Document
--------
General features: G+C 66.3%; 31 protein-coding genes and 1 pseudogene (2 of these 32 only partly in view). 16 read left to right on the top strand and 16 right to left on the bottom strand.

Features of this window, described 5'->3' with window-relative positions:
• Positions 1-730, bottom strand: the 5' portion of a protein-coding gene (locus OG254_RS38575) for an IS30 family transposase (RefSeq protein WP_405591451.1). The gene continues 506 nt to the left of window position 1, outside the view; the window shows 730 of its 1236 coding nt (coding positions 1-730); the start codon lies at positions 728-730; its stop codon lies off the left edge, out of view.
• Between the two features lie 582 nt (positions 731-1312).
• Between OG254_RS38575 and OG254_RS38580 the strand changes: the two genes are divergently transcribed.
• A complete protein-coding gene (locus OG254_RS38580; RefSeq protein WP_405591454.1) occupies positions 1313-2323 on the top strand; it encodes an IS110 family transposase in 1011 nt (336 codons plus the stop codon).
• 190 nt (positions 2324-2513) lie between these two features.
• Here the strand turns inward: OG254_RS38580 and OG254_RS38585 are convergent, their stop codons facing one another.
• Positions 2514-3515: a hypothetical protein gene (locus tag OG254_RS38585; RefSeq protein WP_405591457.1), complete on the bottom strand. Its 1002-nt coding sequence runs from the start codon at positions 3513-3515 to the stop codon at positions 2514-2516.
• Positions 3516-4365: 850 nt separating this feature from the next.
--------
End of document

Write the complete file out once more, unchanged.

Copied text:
General features: G+C 66.3%; 31 protein-coding genes and 1 pseudogene (2 of these 32 only partly in view). 16 read left to right on the top strand and 16 right to left on the bottom strand.

Features of this window, described 5'->3' with window-relative positions:
• Positions 1-730, bottom strand: the 5' portion of a protein-coding gene (locus OG254_RS38575) for an IS30 family transposase (RefSeq protein WP_405591451.1). The gene continues 506 nt to the left of window position 1, outside the view; the window shows 730 of its 1236 coding nt (coding positions 1-730); the start codon lies at positions 728-730; its stop codon lies off the left edge, out of view.
• Between the two features lie 582 nt (positions 731-1312).
• Between OG254_RS38575 and OG254_RS38580 the strand changes: the two genes are divergently transcribed.
• A complete protein-coding gene (locus OG254_RS38580; RefSeq protein WP_405591454.1) occupies positions 1313-2323 on the top strand; it encodes an IS110 family transposase in 1011 nt (336 codons plus the stop codon).
• 190 nt (positions 2324-2513) lie between these two features.
• Here the strand turns inward: OG254_RS38580 and OG254_RS38585 are convergent, their stop codons facing one another.
• Positions 2514-3515: a hypothetical protein gene (locus tag OG254_RS38585; RefSeq protein WP_405591457.1), complete on the bottom strand. Its 1002-nt coding sequence runs from the start codon at positions 3513-3515 to the stop codon at positions 2514-2516.
• Positions 3516-4365: 850 nt separating this feature from the next.